Monday, July 16, 2007

Something that made my day-- if not my year

This morning, as the boys and I were cuddling in bed, trying to get ready to face the day (a daunting prospect for us all-- we're ALL ready for school to be done) and discussing whether Boris Johnson would be able to beat Ken Livingstone in the election for London's mayor...
(EDITOR'S CORRECTION: We were counting down the days until we get to Aunt Kathy's house at the seaside and deciding what sort of fun things we want to do in America when we get there),

Thing One turned to me and said,

"I'm so glad I was born into this family."

My day was made.

Wednesday, July 11, 2007

Tour de France in Greenwich

The bikers of the Tour de France rolled through Greenwich on Sunday, and we were there to cheer them on.

It is odd, to say the least, that the Tour de FRANCE would be in London, but apparently, every year the First Stage is mounted in a country other than France, and this year for the first time it was London's turn.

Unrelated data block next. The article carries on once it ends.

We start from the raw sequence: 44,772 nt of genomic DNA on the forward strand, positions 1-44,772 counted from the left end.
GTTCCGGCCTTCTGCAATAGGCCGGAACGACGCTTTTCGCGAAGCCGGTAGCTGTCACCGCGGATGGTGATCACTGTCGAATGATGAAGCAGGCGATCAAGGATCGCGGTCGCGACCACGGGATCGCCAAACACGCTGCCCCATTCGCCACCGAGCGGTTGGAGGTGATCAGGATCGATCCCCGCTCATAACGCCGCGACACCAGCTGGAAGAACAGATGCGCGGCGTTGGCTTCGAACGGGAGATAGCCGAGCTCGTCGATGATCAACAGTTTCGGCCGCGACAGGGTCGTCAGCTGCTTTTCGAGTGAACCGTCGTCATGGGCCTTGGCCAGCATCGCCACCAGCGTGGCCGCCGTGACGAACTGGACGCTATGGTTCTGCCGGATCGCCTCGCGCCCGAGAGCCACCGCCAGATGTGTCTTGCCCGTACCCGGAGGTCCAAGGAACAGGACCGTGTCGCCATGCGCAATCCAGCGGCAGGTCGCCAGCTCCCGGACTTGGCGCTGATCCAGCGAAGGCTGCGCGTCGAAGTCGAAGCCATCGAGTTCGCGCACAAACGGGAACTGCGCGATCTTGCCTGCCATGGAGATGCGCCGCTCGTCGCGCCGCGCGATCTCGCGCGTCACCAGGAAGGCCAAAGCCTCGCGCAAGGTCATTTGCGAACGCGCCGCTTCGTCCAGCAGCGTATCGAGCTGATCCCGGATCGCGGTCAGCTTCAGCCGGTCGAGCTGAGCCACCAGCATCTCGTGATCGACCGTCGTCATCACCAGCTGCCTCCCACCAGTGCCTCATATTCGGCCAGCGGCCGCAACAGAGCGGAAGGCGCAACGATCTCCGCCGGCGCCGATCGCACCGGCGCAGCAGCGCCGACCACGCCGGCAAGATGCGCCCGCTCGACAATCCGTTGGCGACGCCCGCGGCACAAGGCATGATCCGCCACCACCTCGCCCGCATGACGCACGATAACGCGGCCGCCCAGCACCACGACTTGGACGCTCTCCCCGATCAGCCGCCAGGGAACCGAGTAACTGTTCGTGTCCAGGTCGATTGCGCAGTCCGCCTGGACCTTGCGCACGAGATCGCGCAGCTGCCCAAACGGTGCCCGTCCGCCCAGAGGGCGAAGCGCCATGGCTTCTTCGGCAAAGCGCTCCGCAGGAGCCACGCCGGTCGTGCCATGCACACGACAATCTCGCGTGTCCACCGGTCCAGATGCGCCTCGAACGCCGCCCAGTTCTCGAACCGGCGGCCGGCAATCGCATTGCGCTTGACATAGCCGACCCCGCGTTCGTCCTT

It was a brilliant sight to see the bikers (and their hundreds of support vehicles and buses) pass by, albeit in a flash. If you were one of the unfortunate Starbucks patrons who was standing in the queue from hell, you would have missed them. All credit to the British fans who did not use the biker's passing as an opportunity to shout, "Roids! Roids! Roids!"

About two hours before the bikers, a "Carnivale" rolled through that had a few hundred trucks and scantily-clad women promoting all of the "Official Tour de France" companies. They seemed to have everything covered, sponsorship wise: water, newspapers, cheese, candy, camping sites, eyeglasses. Every once in a while, the scantily-clad women would throw a freebie to the kids. The thing they liked the most was a "Visit Western Australia" ID badge. They liked it so much they spent the rest of the afternoon telling me, "Mom. We need to go to Western Australia TODAY!"

Thing One and Thing Two were inspired enough by the sight of the Tour de France to ask for an afternoon on their bikes. They then raced each other on the play street and announced, "We're racing in the Tour de France."

I decided that it wasn't necessary to make it a genuine experience by testing them for drugs.